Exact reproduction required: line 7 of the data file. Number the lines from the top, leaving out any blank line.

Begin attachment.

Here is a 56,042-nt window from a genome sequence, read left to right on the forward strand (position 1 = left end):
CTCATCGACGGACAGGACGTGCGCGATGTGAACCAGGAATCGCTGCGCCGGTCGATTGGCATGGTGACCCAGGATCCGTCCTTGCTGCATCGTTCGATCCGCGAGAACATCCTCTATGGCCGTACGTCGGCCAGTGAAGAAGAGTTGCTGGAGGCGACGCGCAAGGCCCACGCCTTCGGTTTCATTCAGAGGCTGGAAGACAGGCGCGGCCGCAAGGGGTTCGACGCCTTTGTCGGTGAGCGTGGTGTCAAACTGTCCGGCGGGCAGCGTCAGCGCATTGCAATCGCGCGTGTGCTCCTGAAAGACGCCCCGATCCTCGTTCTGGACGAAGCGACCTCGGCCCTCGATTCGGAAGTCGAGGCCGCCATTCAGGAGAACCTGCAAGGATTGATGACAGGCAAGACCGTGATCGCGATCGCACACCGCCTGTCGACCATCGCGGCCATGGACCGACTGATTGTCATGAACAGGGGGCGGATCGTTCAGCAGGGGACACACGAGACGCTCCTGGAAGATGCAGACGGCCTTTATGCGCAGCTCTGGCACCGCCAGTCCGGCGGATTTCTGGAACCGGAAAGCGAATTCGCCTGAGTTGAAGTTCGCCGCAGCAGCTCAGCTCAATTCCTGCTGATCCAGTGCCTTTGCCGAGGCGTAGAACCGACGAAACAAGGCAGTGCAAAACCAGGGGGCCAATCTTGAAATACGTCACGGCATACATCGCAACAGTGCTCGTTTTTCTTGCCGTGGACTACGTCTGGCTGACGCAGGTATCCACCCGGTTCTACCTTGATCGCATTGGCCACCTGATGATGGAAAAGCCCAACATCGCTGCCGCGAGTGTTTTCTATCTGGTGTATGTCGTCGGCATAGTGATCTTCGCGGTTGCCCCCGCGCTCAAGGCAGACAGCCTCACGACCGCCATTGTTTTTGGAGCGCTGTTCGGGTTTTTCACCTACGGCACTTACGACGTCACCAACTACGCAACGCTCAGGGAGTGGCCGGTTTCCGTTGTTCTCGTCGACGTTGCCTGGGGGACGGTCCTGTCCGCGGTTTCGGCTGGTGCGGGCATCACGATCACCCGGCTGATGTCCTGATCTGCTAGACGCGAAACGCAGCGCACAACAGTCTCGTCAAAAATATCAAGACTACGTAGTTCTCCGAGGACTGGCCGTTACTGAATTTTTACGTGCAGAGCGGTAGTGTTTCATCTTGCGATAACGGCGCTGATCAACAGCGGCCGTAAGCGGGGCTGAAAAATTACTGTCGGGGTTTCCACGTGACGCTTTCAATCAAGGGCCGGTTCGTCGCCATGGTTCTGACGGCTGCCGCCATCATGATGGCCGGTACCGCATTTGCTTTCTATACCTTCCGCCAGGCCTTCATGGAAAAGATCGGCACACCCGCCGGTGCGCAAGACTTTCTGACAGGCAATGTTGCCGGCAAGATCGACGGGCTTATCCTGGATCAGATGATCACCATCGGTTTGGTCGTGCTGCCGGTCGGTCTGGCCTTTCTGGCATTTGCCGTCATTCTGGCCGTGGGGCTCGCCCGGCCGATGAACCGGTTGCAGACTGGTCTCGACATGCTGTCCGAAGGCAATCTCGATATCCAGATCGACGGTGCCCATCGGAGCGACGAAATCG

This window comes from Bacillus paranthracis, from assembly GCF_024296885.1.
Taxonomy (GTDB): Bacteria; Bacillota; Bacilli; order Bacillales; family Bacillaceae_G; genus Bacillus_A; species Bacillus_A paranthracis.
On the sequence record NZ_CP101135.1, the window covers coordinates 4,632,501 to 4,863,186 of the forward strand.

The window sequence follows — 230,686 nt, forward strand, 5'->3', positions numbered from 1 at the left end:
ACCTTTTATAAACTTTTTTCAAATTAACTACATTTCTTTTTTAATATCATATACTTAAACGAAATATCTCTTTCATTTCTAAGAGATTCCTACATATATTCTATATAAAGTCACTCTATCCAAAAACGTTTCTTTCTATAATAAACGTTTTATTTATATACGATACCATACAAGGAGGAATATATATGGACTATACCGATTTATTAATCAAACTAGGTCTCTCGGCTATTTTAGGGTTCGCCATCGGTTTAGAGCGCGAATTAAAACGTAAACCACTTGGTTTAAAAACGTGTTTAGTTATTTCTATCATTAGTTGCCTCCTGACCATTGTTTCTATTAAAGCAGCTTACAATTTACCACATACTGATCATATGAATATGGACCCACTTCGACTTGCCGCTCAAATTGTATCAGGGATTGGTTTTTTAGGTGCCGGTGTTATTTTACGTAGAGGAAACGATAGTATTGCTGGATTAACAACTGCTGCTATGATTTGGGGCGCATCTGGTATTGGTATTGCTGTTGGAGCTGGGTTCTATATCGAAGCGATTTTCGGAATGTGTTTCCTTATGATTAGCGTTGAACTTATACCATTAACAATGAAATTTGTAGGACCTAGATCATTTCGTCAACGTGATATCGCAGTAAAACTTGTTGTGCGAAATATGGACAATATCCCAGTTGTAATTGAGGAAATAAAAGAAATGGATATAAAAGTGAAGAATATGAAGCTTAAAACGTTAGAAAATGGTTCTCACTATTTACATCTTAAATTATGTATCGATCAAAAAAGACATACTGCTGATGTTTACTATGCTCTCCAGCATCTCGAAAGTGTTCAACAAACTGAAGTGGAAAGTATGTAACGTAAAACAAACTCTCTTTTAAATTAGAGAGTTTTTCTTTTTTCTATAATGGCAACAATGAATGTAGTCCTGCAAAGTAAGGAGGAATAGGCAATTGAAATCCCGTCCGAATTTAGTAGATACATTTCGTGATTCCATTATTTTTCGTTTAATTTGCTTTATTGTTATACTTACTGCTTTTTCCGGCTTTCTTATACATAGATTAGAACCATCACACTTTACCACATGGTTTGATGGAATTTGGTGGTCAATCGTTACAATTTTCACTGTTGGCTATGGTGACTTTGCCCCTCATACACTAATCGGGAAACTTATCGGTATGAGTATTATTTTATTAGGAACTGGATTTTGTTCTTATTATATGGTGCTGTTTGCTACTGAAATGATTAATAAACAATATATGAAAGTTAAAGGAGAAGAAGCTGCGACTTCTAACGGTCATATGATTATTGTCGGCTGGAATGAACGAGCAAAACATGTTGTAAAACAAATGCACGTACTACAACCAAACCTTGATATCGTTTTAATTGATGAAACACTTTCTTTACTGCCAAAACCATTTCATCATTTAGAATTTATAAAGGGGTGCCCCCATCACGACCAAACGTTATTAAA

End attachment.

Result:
ACCTTTTATAAACTTTTTTCAAATTAACTACATTTCTTTTTTAATATCATATACTTAAACGAAATATCTCTTTCATTTCTAAGAGATTCCTACATATATTCTATATAAAGTCACTCTATCCAAAAACGTTTCTTTCTATAATAAACGTTTTATTTATATACGATACCATACAAGGAGGAATATATATGGACTATACCGATTTATTAATCAAACTAGGTCTCTCGGCTATTTTAGGGTTCGCCATCGGTTTAGAGCGCGAATTAAAACGTAAACCACTTGGTTTAAAAACGTGTTTAGTTATTTCTATCATTAGTTGCCTCCTGACCATTGTTTCTATTAAAGCAGCTTACAATTTACCACATACTGATCATATGAATATGGACCCACTTCGACTTGCCGCTCAAATTGTATCAGGGATTGGTTTTTTAGGTGCCGGTGTTATTTTACGTAGAGGAAACGATAGTATTGCTGGATTAACAACTGCTGCTATGATTTGGGGCGCATCTGGTATTGGTATTGCTGTTGGAGCTGGGTTCTATATCGAAGCGATTTTCGGAATGTGTTTCCTTATGATTAGCGTTGAACTTATACCATTAACAATGAAATTTGTAGGACCTAGATCATTTCGTCAACGTGATATCGCAGTAAAACTTGTTGTGCGAAATATGGACAATATCCCAGTTGTAATTGAGGAAATAAAAGAAATGGATATAAAAGTGAAGAATATGAAGCTTAAAACGTTAGAAAATGGTTCTCACTATTTACATCTTAAATTATGTATCGATCAAAAAAGACATACTGCTGATGTTTACTATGCTCTCCAGCATCTCGAAAGTGTTCAACAAACTGAAGTGGAAAGTATGTAACGTAAAACAAACTCTCTTTTAAATTAGAGAGTTTTTCTTTTTTCTATAATGGCAACAATGAATGTAGTCCTGCAAAGTAAGGAGGAATAGGCAATTGAAATCCCGTCCGAATTTAGTAGATACATTTCGTGATTCCATTATTTTTCGTTTAATTTGCTTTATTGTTATACTTACTGCTTTTTCCGGCTTTCTTATACATAGATTAGAACCATCACACTTTACCACATGGTTTGATGGAATTTGGTGGTCAATCGTTACAATTTTCACTGTTGGCTATGGTGACTTTGCCCCTCATACACTAATCGGGAAACTTATCGGTATGAGTATTATTTTATTAGGAACTGGATTTTGTTCTTATTATATGGTGCTGTTTGCTACTGAAATGATTAATAAACAATATATGAAAGTTAAAGGAGAAGAAGCTGCGACTTCTAACGGTCATATGATTATTGTCGGCTGGAATGAACGAGCAAAACATGTTGTAAAACAAATGCACGTACTACAACCAAACCTTGATATCGTTTTAATTGATGAAACACTTTCTTTACTGCCAAAACCATTTCATCATTTAGAATTTATAAAGGGGTGCCCCCATCACGACCAAACGTTATTAAA